One of the examples presented by the Mishna (32a) of things that can be said in any language is tefilla – prayer. The Gemara explains simply that since prayer is a heartfelt request from God, a person must be able to express it in any way that he desires.
The Gemara raises an objection to this by pointing to a statement made by Rav Yehuda that a person should not pray in Aramaic, since the heavenly angels cannot understand that language; Rabbi Yoḥanan teaches that if a person prays in Aramaic, his prayers are ignored by the angels since they do not understand Aramaic. The Gemara responds to this question by distinguishing between individual prayer that cannot be in Aramaic, and communal prayer, which can be presented in that language. Rashi explains that since God’s presence resides with the community, there is no need for the intervention of angels, and the prayers can be said even in Aramaic.
Many explanations are offered for the Gemara’s assertion that angels do not understand Aramaic. Tosafot question whether this is true, arguing that angels have the ability to know people’s thoughts, so they certainly can understand people’s spoken words, no matter the language in which they are said. This question leads Tosafot to offer a different interpretation of Rabbi Yoḥanan’s comment. Rather than stating that the angels do not “understand” Aramaic, they suggest that he is saying that they do not have a high opinion of that language. Thus Rabbi Yoḥanan is understood to be saying that the angels will reject prayers offered in Aramaic because they see them as being of little value.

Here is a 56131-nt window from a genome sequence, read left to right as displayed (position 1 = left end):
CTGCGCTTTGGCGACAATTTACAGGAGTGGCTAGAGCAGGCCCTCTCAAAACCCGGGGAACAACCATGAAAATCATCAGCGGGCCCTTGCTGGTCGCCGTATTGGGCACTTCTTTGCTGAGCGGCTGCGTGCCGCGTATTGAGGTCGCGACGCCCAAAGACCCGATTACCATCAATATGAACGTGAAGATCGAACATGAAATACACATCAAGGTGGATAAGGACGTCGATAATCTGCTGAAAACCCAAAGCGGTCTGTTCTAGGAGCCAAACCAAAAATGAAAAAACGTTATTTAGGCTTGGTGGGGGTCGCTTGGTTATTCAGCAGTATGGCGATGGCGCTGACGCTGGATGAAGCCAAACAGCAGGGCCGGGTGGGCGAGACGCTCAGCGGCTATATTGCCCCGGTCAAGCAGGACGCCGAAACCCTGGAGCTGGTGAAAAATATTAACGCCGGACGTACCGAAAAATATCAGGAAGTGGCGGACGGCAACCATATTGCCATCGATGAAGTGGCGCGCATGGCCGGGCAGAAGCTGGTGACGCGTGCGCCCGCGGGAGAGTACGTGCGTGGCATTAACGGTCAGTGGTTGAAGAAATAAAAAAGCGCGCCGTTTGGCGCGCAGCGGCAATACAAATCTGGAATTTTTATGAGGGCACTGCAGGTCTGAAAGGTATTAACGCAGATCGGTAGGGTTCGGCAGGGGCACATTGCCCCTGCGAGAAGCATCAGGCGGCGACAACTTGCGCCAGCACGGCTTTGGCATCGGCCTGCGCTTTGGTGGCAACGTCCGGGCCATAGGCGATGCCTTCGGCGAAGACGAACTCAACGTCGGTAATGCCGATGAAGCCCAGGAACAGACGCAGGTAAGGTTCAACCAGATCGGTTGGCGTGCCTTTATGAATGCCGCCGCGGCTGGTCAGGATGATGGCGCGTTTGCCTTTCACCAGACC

Many commentaries disagree with Tosafot’s line of reasoning. The Sefat Emet, for example, argues with Tosafot’s basic premise and teaches that the Zohar clearly does not believe that angels know the thoughts of men unless they are specifically granted access to that information.